In Requiem

It’s been a rough 24 hours for us. Our little girl Ellie Mae is gone, and we’re resigned to the idea she’s not coming back.

She didn’t have the stamina to go far from the house, so we think she must have fallen off the seawall. I’m still processing guilt for not having been there to rescue her, but she’d slipped away on purpose, and if that’s what happened I suppose at least she was doing what she wanted.

Ellie was 14, diabetic, nearly blind from cataracts, and weak in the rear legs. We’re not sure whether she was deaf or not — she never listened all that well, even when she was a young dog.

There were few pleasures left in her life. I’d taken to calling her ‘snoozey the dog’. The time to take her for the big sleep was approaching. If I’d known she was outside, I might have let her be — when you’re doing that poorly, you should have your way whether it’s a wise idea or not.

Ellie was independent, and not affectionate except in the presence of company, but she laid in my arms like she wanted to be there, and always sought me out after stepping on something sharp. I loved her, and I suspect she might have loved me.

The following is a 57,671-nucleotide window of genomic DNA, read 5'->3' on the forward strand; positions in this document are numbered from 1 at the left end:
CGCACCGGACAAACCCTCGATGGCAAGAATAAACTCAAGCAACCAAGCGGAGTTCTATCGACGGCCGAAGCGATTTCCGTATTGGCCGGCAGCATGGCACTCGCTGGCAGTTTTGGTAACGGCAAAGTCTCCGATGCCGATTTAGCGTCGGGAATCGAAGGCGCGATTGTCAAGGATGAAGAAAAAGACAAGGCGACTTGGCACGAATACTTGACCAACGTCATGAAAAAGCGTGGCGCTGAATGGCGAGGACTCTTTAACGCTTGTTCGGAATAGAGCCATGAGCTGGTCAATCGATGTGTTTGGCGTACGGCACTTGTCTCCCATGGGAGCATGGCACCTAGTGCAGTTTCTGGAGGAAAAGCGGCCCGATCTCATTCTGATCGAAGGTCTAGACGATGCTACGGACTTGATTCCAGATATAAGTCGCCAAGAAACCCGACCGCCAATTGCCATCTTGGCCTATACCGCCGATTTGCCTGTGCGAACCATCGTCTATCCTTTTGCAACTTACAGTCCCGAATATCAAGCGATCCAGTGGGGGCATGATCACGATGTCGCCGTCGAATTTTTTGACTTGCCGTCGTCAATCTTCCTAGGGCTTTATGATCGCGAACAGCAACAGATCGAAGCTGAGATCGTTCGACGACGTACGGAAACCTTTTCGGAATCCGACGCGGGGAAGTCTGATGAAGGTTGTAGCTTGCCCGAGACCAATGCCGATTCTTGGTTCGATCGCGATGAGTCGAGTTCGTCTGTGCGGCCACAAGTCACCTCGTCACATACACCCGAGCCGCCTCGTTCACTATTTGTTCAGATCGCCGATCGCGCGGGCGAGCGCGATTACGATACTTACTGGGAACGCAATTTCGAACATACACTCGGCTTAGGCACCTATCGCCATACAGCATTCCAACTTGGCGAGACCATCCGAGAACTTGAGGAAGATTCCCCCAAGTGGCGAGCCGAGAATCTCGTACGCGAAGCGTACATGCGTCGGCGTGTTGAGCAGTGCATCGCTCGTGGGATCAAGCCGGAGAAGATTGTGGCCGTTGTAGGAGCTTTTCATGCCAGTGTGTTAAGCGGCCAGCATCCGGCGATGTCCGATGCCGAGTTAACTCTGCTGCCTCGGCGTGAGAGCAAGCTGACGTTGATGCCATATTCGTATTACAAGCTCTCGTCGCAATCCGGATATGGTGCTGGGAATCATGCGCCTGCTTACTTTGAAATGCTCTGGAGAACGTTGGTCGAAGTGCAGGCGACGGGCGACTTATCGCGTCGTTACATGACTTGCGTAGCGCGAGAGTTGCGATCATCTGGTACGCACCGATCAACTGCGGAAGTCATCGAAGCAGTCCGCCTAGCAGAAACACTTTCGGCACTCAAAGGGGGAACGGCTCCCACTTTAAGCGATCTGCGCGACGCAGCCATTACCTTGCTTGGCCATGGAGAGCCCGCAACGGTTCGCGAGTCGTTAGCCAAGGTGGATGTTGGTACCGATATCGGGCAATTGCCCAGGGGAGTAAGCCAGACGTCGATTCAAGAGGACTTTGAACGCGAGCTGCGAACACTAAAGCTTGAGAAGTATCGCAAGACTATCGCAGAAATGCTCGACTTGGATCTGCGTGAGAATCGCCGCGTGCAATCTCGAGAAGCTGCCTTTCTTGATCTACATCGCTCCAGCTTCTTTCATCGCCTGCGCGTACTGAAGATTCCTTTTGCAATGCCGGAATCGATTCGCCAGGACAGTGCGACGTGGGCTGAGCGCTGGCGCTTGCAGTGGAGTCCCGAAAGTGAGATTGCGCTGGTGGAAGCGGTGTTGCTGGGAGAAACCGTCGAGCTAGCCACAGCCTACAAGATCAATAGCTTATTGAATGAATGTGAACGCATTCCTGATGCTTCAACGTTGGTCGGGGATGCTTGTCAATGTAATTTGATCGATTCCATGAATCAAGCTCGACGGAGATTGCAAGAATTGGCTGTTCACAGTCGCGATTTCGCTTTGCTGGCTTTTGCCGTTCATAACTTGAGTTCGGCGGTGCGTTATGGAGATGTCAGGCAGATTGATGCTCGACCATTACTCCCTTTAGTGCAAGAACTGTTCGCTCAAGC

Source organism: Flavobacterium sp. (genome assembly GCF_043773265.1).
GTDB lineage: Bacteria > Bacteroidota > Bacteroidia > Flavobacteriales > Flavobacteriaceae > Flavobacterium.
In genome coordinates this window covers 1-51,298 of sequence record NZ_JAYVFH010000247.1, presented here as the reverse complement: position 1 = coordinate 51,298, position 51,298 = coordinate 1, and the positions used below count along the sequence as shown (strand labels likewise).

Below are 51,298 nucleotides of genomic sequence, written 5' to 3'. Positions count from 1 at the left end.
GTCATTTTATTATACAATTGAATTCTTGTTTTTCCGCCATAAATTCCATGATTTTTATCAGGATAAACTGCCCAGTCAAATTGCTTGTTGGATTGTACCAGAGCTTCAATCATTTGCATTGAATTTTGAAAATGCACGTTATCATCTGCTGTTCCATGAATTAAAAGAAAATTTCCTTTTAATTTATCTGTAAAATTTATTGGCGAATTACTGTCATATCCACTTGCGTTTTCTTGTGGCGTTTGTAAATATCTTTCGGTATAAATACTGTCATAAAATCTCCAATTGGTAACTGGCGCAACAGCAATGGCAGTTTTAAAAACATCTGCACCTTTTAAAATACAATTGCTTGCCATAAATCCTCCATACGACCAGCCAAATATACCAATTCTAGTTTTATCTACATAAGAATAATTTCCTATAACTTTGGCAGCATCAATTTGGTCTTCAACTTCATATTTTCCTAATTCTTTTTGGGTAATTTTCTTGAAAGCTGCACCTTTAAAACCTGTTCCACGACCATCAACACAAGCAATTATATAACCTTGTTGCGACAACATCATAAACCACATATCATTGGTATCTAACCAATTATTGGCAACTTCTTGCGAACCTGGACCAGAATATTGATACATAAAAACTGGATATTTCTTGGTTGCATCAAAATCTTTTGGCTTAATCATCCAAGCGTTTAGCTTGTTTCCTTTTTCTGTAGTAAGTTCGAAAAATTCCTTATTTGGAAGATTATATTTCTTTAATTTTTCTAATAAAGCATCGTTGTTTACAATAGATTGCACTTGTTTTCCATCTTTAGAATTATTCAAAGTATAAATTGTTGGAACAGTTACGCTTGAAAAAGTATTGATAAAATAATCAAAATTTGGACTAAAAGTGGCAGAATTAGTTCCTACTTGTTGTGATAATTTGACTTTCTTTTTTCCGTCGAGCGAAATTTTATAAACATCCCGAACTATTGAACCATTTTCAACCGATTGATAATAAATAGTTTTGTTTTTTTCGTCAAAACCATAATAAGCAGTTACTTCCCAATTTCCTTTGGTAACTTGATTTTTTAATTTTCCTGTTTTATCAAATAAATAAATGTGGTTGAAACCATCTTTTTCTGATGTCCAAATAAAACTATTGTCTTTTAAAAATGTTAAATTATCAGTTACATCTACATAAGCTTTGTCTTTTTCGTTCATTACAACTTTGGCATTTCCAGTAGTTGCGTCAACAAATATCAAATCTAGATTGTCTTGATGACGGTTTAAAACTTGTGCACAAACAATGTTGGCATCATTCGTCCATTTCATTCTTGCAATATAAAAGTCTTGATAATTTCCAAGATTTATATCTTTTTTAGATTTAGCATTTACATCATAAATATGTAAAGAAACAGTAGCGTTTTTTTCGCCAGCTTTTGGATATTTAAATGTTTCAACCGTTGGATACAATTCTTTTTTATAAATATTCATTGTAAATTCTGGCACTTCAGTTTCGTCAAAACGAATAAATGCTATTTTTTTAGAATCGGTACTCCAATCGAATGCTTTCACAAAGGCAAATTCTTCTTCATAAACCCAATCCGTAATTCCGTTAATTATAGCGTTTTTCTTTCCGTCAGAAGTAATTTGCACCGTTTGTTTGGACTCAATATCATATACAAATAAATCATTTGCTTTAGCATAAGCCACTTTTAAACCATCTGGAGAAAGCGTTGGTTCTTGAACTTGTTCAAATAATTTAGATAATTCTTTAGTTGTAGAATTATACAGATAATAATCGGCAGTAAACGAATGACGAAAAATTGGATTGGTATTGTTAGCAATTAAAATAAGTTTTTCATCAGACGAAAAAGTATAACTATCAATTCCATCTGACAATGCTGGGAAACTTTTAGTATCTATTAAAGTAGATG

Goodbye, Ellie Mae Ewok. I miss you, and always will

Edited unto morbidity

When I posted this essay a few days ago, I thought I was done editing this chapter — that I’d be showing off what came of it and move on. Today, on December 20, 2021, after thirty-plus revisions over four different approaches, the headline is more appropriate than anticipated.

An engagement with editor Jon Oliver had produced the assessment that my novel-in-progress is in good shape, although not quite suitable as an entry point for new readers of Anye Universe material. The work needed, he said, a prologue.

Author/Editor Joan Dempsey advises against backstory-laden first chapters, but I thought to give it a try. Six-thousand-plus words and five different approaches later, I think Joan’s recommendation is the one I’ll go with. It was not a waste of time — usable material was developed, but it won’t go into a prologue.

For those interested in process, here’s the second-to-last draft. The last one contains text I’ll fold into the book.

Have you ever struggled with a first chapter? Tell me about it in the comments.
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